Osborne's cheerleaders have got their facts wrong

One extra bank holiday can't explain the dramatic decline in working hours.

David Smith of the Sunday Times seems to enjoy taking potshots at me on his blog. This time, he has criticised the blog I posted yesterday regarding the decline in working hours, because he seems unable to believe that the economy is tanking. He, of course, has been one of Osborne's main cheerleaders in the press and has constantly argued that the recovery is in full force and all is well in the UK economy. He has called the recovery again and again and has been proved wrong again and again.

This is what he said under the headline "Blanchflower and the missing hours":

But hang on a second, didn't we have an extra bank holiday in the second quarter? And wouldn't that naturally lead to a fall in hours worked? Of course it would. In fact, there's an 11m drop in weekly hours worked between the first and second quarters. The sequence of weekly hours worked numbers, Q2 2010 917.6m, Q3 921.1m, Q4 920.7m, Q1 2011 921.9m, Q2 910.6m, points strongly to a bank holiday effect, as the Office for National Statistics says in its explanatory notes.

He went on: "Danny needs to get his facts straight."

Actually, David needs to get his facts straight as first, he clearly didn't read the explanatory notes that say, and I quote, "The quarterly falls in the estimates of total hours worked and average weekly hours were PARTLY due to an additional public holiday on 29 April 2011 (for the Royal Wedding) which occurred four days after the Easter Monday public holiday."

That doesn't quite cut it, as we can see from the monthly data from the ONS website that hours of work were around the same level in March, April and May (see below).

2010 May 917.6 hours
2010 Jun 921.3 hours
2010 Jul 919.7 hours
2010 Aug 921.1 hours
2010 Sep 918.8 hours
2010 Oct 914.7hours
2010 Nov 920.7 hours
2010 Dec 925.4 hours
2011 Jan 929.6 hours
2011 Feb 921.9 hours
2011 Mar 910.9 hours
2011 Apr 911.0 hours
2011 May 910.6 hours

Good try David. So how exactly would a bank holiday in April lower hours in March or May? Time to get your facts straight, mate, before coming after yours truly. The coalition is responsible for reductions in the demand for labour, hence the poor spending data.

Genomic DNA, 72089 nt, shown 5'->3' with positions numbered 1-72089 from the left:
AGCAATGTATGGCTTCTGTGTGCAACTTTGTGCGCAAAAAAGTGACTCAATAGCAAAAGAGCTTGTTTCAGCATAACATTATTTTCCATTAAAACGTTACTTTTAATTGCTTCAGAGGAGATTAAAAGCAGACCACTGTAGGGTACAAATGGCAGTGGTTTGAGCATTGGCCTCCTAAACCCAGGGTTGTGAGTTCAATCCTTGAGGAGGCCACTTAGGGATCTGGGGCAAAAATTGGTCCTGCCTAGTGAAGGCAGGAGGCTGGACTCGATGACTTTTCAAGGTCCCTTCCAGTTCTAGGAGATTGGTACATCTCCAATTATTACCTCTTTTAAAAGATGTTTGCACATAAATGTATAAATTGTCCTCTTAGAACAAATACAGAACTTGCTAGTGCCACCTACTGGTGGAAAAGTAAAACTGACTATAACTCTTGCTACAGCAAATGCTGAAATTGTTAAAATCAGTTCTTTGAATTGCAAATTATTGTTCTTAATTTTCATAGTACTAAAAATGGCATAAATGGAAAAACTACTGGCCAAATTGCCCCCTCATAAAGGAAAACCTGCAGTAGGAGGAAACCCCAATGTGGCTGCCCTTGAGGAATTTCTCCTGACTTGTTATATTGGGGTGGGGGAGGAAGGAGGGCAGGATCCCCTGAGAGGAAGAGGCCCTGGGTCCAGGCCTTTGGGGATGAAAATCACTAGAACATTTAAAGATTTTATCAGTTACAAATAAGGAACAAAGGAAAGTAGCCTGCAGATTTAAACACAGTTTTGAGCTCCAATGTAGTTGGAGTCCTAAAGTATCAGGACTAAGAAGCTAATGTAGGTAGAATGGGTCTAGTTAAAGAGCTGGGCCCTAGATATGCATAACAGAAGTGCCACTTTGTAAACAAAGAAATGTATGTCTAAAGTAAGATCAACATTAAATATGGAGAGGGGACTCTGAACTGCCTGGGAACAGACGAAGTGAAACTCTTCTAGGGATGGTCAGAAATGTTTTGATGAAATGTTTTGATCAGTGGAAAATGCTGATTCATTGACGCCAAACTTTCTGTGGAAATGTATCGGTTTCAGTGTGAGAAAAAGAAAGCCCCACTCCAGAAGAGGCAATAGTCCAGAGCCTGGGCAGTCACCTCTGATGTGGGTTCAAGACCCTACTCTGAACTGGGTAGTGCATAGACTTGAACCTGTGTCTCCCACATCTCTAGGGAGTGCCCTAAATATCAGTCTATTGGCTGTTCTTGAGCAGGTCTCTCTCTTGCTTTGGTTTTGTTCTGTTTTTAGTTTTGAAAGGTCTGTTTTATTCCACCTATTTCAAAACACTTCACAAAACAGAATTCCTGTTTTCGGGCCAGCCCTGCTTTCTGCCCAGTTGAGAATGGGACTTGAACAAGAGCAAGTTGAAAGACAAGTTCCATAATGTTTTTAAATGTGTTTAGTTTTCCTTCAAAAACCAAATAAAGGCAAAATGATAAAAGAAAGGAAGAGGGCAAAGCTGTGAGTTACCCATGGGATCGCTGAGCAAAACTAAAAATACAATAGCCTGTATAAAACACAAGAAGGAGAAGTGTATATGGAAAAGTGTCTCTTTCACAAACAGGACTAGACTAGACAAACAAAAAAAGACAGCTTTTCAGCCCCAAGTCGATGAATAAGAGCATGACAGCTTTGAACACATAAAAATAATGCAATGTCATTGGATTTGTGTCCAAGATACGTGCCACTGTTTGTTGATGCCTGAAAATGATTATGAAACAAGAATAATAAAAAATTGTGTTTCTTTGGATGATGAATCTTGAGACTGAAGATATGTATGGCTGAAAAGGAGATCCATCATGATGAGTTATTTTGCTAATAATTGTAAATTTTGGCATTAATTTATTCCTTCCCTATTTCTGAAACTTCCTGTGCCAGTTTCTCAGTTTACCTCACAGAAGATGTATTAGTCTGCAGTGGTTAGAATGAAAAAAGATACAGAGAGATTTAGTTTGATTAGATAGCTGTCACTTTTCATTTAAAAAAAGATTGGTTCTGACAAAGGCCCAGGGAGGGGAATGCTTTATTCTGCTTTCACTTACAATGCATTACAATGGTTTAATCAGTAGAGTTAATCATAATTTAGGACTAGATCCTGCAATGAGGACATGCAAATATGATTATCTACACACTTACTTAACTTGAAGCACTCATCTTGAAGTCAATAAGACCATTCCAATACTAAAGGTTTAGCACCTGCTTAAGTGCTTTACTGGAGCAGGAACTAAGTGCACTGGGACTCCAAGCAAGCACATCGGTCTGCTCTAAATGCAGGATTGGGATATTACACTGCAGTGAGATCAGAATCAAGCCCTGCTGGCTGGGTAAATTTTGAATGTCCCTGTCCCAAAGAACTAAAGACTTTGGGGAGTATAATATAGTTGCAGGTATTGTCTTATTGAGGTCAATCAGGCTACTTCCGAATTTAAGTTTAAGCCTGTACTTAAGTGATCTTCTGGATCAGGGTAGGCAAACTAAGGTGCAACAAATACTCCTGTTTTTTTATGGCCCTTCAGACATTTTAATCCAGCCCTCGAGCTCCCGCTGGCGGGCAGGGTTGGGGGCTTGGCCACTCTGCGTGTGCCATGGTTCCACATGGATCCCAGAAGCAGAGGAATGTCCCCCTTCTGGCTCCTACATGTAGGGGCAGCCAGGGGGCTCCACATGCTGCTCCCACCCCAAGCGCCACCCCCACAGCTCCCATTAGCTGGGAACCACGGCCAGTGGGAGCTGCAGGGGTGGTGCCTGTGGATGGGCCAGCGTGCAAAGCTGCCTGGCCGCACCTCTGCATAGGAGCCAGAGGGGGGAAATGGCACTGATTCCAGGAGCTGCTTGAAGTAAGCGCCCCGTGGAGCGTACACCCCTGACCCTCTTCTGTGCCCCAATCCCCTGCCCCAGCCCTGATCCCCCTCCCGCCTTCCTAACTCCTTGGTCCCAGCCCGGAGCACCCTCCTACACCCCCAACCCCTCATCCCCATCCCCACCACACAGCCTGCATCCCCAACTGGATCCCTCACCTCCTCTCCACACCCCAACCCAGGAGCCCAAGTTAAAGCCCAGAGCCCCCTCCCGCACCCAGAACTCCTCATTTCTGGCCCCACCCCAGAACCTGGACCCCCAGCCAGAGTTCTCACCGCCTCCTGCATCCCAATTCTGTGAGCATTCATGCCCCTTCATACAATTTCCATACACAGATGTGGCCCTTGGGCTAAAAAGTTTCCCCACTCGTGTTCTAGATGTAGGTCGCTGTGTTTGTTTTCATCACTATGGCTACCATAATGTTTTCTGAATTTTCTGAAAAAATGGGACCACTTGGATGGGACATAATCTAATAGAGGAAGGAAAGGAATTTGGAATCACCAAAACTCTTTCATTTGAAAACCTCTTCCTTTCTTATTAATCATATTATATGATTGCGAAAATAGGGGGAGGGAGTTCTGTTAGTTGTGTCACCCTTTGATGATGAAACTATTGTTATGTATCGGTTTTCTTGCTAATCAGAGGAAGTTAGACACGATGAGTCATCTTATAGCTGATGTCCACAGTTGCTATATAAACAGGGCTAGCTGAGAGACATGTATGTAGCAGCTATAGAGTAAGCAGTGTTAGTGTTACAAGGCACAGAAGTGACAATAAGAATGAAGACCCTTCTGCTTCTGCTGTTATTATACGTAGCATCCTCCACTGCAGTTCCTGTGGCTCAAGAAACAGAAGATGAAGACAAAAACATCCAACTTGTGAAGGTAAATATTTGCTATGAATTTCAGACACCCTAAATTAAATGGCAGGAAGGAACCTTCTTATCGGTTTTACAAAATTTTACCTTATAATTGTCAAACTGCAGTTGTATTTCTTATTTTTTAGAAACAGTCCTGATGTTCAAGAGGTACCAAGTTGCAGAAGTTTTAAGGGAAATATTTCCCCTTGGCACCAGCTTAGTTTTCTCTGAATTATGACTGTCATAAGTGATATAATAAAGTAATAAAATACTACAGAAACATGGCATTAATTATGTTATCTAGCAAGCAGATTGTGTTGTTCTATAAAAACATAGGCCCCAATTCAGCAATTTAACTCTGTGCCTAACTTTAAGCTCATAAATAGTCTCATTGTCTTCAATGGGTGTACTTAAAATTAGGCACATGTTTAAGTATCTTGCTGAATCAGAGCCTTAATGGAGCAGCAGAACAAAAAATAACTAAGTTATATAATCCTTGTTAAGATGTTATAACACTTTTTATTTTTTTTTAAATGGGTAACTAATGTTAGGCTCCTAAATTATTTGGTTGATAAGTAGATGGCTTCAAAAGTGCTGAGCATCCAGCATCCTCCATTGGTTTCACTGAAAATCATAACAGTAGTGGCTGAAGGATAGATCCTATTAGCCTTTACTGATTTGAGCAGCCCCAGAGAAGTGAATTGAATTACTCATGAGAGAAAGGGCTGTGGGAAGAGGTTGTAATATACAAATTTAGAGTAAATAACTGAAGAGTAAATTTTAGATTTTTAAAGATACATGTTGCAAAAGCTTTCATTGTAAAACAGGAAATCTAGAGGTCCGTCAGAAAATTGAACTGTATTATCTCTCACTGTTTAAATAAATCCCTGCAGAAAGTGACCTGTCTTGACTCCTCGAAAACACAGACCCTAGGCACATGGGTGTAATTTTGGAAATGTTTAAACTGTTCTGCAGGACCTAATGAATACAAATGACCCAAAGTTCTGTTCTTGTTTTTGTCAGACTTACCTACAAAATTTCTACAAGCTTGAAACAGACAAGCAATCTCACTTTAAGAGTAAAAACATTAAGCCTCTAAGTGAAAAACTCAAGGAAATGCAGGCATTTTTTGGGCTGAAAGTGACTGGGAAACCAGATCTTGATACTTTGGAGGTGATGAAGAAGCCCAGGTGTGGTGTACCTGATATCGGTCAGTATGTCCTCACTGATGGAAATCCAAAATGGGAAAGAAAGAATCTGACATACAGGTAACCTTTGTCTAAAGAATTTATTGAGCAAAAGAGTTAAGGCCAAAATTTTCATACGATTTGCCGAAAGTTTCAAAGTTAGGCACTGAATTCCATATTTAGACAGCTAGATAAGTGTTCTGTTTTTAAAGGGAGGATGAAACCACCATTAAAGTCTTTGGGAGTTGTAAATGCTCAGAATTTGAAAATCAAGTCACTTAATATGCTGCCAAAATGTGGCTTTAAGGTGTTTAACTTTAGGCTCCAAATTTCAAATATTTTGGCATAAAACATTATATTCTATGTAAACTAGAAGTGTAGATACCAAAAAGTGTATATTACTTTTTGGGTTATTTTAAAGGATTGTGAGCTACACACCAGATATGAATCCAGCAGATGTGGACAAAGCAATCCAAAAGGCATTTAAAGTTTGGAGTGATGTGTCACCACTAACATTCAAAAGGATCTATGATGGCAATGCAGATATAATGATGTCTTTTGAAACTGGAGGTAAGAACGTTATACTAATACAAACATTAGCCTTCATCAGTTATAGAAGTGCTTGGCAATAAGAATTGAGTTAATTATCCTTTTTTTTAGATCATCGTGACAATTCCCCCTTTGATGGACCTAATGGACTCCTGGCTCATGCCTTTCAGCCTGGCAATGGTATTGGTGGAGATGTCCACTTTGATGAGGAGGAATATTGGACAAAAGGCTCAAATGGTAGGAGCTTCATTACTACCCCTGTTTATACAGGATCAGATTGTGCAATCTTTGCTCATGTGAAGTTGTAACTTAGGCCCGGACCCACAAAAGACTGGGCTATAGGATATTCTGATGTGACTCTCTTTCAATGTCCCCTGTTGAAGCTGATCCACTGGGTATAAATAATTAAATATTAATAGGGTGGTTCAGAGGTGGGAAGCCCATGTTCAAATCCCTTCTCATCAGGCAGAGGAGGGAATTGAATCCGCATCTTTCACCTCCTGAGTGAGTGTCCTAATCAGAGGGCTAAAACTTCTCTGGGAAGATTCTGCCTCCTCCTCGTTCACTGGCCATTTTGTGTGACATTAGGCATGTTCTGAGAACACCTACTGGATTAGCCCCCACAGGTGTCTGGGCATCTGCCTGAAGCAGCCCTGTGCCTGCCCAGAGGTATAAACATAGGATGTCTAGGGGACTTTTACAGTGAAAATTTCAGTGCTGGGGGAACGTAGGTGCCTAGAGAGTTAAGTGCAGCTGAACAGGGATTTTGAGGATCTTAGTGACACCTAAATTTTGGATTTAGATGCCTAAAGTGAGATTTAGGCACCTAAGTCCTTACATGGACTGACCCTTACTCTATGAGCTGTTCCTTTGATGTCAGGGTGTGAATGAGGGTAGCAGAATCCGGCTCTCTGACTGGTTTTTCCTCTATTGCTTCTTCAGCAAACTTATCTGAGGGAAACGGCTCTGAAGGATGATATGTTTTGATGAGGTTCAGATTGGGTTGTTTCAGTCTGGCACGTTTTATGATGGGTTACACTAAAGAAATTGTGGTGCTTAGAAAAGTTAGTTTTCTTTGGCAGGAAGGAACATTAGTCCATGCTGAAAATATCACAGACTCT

PS Note Smith's coalition supporting spin today on his website. The media are full of the disappointing retail sales data but Smith's headline today is "Retail sales edge up". On 14 August, it was: "Labour's VAT plan would threaten Britain's AAA rating". It is pretty easy to see his true colours.

David Blanchflower is economics editor of the New Statesman and professor of economics at Dartmouth College, New Hampshire

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Andy Burnham's full speech on attack: "Manchester is waking up to the most difficult of dawns"

"We are grieving today, but we are strong."

Following Monday night's terror attack on an Ariana Grande concert at the Manchester Arena, newly elected mayor of the city Andy Burnham, gave a speech outside Manchester Town Hall on Tuesday morning, the full text of which is below: 

After our darkest of nights, Manchester is today waking up to the most difficult of dawns. 

It’s hard to believe what has happened here in the last few hours and to put into words the shock, anger and hurt that we feel today.

These were children, young people and their families that those responsible chose to terrorise and kill.

This was an evil act. Our first thoughts are with the families of those killed and injured. And we will do whatever we can to support them.

We are grieving today, but we are strong. Today it will be business as usual as far as possible in our great city.

I want to thank the hundreds of police, fire and ambulance staff who worked throughout the night in the most difficult circumstances imaginable.

We have had messages of support from cities around the country and across the world, and we want to thank them for that.

But lastly I wanted to thank the people of Manchester. Even in the minute after the attack, they opened their doors to strangers and drove them away from danger.

They gave the best possible immediate response to those who seek to divide us and it will be that spirit of Manchester that will prevail and hold us together.

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